Ginger May Reduce Colorectal Cancer Risk

Study finds ginger has the potential to decrease eicosanoid levels

By Jacob Schor, ND, FABNO

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Zick SM, Turgeon DK, Vareed SK, et al. Phase II study of the effects of ginger root extract on eicosanoids in colon mucosa in people at normal risk for colorectal cancer. Cancer Prev Res (Phila). 2011;4(11):1929-1937.


Randomized placebo-controlled trial


33 healthy participants who were at ‘normal risk’ for developing colorectal cancer, were not taking chronic medication, and had not taken aspirin or NSAIDs for 2 weeks prior were recruited; 16 were assigned to the ginger arm and 17 to a placebo arm. Data from all these were included in analysis, although 2 participants in the ginger and 1 in the placebo arm did not complete the full trial.

Study Medication and Dosage

Ginger root extract, 250 mg capsules (Pure Encapsulations dry root extract, normalized to 15 mg total gingerols) was the medication used in this study. The participants took 8 capsules per day with food, a total daily dose of 2.0 grams. This is equivalent to approximately 20 grams of fresh ginger root per day. Treatment continued for 28 days.

Outcome Measures

Participants underwent 2 flexible sigmoidoscopies, 1 before ginger treatment and the second 28 days after starting to take the ginger. The second procedure was performed as close as possible to 24 hours after the participant took the final dose of ginger. Four tissue samples were obtained during each procedure from 20–25 cm from the anal sphincter. Eicosanoid levels (including PGE2, 5-HETE, 12-HETE,15-HETE,13-HODE) in the biopsies were quantified, and levels were expressed per protein or per free arachidonic acid.

Key Findings

There were no significant differences in mean percentage change between baseline and day 28 for any of the eicosanoids, when normalized to protein. When normalized to free arachidonic acid, there was a significant decrease in mean percent change in PGE2 (P=0.05) and 5-HETE (P=0.04), and a trend toward significant decreases in 12-HETE (P=0.09) and 15-HETE (P=0.06). Ginger has the potential to decrease eicosanoid levels, perhaps by inhibiting their synthesis from arachidonic acid. Ginger also appears to be tolerable and safe.

Practice Implications

This study brings us a step closer toward knowing whether ginger could be used to prevent colorectal cancer (CRC). There are a growing number of reasons that we should consider this.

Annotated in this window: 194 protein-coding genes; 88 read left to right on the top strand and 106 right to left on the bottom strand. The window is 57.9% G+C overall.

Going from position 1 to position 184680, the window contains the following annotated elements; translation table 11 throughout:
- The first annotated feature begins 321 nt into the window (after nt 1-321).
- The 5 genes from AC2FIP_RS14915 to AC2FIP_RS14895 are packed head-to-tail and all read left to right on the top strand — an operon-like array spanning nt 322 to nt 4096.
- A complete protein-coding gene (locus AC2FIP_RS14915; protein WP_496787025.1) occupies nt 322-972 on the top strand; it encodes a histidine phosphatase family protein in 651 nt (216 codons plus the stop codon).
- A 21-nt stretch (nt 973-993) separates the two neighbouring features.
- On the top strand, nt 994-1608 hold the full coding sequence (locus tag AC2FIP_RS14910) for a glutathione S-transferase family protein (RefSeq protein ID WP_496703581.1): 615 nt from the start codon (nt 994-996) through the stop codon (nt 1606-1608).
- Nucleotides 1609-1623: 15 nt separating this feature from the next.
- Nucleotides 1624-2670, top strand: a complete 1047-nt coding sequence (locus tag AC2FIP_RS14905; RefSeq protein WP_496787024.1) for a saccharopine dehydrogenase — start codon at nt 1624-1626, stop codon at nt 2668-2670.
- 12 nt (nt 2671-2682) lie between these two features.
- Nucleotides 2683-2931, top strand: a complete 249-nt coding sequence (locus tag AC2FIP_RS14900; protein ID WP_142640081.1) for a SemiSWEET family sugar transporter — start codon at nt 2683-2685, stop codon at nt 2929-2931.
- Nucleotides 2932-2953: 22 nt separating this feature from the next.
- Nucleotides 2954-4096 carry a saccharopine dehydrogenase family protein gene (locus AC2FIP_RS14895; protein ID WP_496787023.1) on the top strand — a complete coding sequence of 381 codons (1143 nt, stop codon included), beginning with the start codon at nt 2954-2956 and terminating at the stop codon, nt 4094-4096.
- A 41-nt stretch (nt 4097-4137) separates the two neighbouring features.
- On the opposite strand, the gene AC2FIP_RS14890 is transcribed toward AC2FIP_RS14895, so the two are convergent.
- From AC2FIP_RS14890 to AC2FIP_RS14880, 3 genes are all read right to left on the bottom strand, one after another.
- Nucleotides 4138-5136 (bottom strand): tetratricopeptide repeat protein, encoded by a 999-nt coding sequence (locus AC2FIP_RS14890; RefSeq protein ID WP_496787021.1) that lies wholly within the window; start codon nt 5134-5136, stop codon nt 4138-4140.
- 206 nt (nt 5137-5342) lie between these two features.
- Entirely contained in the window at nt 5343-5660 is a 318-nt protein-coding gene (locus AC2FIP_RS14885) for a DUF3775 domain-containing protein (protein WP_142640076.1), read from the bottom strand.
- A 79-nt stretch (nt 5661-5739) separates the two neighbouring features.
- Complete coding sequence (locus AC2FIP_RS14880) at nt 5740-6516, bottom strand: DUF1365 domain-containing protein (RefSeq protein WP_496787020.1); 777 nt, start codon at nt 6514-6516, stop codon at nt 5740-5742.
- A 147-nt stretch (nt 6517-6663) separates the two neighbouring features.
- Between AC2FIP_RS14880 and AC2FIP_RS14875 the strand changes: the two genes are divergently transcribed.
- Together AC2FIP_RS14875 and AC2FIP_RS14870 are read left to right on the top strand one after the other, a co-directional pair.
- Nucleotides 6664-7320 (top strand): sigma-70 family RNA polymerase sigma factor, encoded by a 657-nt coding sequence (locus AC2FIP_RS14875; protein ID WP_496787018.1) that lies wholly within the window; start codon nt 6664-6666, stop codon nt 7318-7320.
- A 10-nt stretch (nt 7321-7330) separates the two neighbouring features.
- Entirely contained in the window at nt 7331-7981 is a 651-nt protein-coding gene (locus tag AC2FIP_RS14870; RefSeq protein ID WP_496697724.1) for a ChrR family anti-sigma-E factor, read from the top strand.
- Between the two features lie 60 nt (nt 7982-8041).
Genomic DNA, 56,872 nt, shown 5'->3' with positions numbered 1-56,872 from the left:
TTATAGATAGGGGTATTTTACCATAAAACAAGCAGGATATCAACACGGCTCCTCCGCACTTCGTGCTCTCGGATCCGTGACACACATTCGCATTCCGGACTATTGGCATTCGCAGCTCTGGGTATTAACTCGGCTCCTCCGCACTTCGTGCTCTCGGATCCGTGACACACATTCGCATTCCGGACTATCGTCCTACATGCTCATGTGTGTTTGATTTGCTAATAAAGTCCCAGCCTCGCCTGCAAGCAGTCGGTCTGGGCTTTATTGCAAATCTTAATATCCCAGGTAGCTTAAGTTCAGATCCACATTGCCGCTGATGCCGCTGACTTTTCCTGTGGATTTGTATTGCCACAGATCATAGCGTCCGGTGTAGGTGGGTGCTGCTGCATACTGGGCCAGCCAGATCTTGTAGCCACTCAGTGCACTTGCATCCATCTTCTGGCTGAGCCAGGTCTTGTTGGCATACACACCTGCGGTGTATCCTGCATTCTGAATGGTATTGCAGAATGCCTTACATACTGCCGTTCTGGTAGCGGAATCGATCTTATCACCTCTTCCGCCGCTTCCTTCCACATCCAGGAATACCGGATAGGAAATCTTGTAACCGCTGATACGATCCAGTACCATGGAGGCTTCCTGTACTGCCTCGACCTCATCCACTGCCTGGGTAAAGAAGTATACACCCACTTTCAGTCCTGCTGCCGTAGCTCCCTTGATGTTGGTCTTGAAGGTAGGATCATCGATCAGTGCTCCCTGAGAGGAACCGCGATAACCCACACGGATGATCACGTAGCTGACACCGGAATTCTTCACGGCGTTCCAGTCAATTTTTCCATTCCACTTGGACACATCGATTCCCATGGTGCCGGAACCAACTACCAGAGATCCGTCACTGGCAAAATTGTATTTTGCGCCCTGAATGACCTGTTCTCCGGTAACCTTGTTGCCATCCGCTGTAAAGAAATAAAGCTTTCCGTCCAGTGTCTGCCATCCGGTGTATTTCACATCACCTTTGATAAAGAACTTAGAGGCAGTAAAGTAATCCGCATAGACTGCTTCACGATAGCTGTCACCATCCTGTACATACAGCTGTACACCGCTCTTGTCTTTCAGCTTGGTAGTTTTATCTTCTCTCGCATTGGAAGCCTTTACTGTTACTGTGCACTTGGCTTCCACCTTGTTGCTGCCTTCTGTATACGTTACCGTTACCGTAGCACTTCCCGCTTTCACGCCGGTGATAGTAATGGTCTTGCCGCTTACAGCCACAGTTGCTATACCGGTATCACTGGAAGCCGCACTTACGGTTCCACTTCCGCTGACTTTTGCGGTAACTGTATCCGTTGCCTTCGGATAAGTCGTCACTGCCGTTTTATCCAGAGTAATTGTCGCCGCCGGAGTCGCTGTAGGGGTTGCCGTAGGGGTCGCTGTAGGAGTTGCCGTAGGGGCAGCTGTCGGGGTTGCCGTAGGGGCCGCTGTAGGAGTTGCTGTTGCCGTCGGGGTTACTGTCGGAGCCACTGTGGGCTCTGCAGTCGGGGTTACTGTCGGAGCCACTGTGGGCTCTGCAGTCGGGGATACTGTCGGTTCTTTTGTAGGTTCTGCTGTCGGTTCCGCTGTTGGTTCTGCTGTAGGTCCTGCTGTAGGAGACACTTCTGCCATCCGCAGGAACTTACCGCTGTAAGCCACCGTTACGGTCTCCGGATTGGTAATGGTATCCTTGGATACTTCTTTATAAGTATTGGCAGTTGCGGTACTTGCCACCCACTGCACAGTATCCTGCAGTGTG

The first is that ginger acts as an anti-inflammatory and blocks both cyclooxygenase (COX) and lipoxygenase (LOX) enzymes that produce procancer eicosanoids. Aspirin protects against CRC, and it only blocks the COX enzymes. Evidence suggests that inhibiting both the COX and the LOX pathways will slow tumor growth more than inhibiting either pathway alone.
The second is that ginger has antitumor action independent of these anti-inflammatory effects. “The cancer preventive activities of ginger are supposed to be mainly due to free radical scavenging, antioxidant pathways, alteration of gene expressions, and induction of apoptosis, all of which contribute towards decrease in tumor initiation, promotion, and progression.”1 An extract of “ginger, can enhance the anticancer effects of tumor necrosis factor-related apoptosis-inducing ligand (TRAIL).”  Ginger extract “potentiated TRAIL-induced apoptosis in human HCT116 colon cancer cells and … this correlated with the up-regulation of TRAIL death receptor (DR) 4 and DR5.”  This was “not cell-type specific, as its expression was also up-regulated in prostate, kidney, breast, and pancreatic cancer cell lines.”2
As a side note, ginger has long been used to reduce chemotherapy-induced nausea, and a number of human trials have investigated this action.3,4,5,6,7
Two other studies on ginger were published last summer that deserve mention.